Happy In Bag

Tuesday, July 26, 2005

Terrance Simien

When he released There's Room For Us All in 1993, I was certain that Terrance Simien was destined to become a roots music stalwart, filling clubs and headlining festivals worldwide. It never happened.

Simien's free performance Sunday night at City Market mirrored his confounding struggle to find an audience. He played a joyous set of American music. Yet only a couple hundred people bothered to show up.

By my count, Simien has issued eight releases on six different record labels. Such inconsistency is rarely a good sign. Subsequent efforts failed to capture the magic of his '93 breakout, although 2001's The Tribute Sessions is compelling. It contains one of my all-time favorite cover songs, an ethereal take on The Band's It Makes No Difference.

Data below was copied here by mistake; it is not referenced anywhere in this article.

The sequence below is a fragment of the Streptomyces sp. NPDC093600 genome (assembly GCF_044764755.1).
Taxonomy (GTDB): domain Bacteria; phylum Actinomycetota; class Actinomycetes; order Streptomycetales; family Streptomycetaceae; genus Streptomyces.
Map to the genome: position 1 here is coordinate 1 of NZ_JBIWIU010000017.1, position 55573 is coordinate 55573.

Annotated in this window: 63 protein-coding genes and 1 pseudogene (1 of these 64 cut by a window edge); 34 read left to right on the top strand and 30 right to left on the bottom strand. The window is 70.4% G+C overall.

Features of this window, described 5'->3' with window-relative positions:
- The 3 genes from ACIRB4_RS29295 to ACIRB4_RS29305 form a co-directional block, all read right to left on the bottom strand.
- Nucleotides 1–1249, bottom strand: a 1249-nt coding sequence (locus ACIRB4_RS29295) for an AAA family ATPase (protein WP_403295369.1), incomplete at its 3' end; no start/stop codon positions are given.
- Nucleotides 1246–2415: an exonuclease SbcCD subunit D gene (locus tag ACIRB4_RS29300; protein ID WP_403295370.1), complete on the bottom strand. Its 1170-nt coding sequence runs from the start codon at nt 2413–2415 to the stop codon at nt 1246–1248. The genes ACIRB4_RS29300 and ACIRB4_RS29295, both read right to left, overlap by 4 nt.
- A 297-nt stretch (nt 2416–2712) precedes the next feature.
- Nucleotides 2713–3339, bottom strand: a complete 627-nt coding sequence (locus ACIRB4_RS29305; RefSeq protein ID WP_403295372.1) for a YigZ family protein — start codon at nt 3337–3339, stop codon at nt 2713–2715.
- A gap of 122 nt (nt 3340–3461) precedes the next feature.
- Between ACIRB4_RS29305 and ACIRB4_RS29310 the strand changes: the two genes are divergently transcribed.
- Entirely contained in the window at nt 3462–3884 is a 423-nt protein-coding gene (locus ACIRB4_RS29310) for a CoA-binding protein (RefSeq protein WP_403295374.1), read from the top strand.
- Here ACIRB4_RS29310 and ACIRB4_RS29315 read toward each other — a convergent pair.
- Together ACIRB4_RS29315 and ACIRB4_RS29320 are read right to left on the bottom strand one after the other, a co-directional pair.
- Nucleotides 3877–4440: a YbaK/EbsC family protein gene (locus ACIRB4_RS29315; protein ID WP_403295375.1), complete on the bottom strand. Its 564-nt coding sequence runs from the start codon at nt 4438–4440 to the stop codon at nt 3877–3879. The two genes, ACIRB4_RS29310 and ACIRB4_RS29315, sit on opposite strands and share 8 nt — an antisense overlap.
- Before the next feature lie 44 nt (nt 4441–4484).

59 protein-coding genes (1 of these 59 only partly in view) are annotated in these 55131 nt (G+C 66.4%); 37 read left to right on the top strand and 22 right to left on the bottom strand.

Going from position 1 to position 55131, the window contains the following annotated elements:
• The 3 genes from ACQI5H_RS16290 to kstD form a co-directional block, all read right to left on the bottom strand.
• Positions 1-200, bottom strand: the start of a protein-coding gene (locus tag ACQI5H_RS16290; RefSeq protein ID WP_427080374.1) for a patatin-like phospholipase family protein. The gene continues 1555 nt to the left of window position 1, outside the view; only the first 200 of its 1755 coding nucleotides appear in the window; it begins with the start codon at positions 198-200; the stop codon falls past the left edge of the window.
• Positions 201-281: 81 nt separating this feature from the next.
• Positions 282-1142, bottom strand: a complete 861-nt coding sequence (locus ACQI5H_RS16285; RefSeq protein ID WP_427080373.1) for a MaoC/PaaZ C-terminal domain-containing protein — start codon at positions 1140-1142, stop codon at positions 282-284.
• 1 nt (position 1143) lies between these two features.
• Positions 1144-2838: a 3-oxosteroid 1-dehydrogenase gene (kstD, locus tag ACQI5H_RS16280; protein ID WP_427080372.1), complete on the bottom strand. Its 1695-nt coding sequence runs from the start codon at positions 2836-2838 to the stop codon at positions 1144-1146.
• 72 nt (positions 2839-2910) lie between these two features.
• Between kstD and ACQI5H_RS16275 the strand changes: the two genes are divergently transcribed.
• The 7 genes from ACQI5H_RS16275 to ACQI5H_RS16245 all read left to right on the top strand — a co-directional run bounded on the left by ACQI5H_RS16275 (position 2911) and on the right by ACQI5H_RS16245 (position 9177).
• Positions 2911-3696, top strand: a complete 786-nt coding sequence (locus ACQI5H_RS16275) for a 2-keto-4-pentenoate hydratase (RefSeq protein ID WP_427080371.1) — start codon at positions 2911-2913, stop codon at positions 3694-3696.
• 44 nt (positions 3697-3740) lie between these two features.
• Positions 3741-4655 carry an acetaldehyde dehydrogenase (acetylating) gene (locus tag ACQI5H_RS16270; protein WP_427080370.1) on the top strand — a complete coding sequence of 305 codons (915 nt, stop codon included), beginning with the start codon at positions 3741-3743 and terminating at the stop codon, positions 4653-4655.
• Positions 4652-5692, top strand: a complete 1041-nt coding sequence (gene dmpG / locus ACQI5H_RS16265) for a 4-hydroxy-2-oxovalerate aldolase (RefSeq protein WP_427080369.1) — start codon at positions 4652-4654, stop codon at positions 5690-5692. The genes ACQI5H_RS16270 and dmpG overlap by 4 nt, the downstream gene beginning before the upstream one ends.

Simien is a good looking guy who sings like Aaron Neville. He plays pop music disguised as zydeco. Even with an accordian and washboard-fronted band, he's as much a reggae, funk and soul artist as he is a zydeco musician. His sound is equal parts War, Bob Marley and Clifton Chenier. And as the photo illustrates, even kids are drawn to him.

Louisiana artists like Marcia Ball and Chubby Carrier have managed to achieve the success that has eluded Simien. Perhaps he's considered too commercial by fans of roots music, which would be an ironic dilemma, as he's woefully obscure outside of his home state. A more likely explanation is that his career has been bungled by mismanagement and poor business decisions.

Based on his strong performance Sunday night, however, it's not too late for Simien to get back on track. People just need to hear him.


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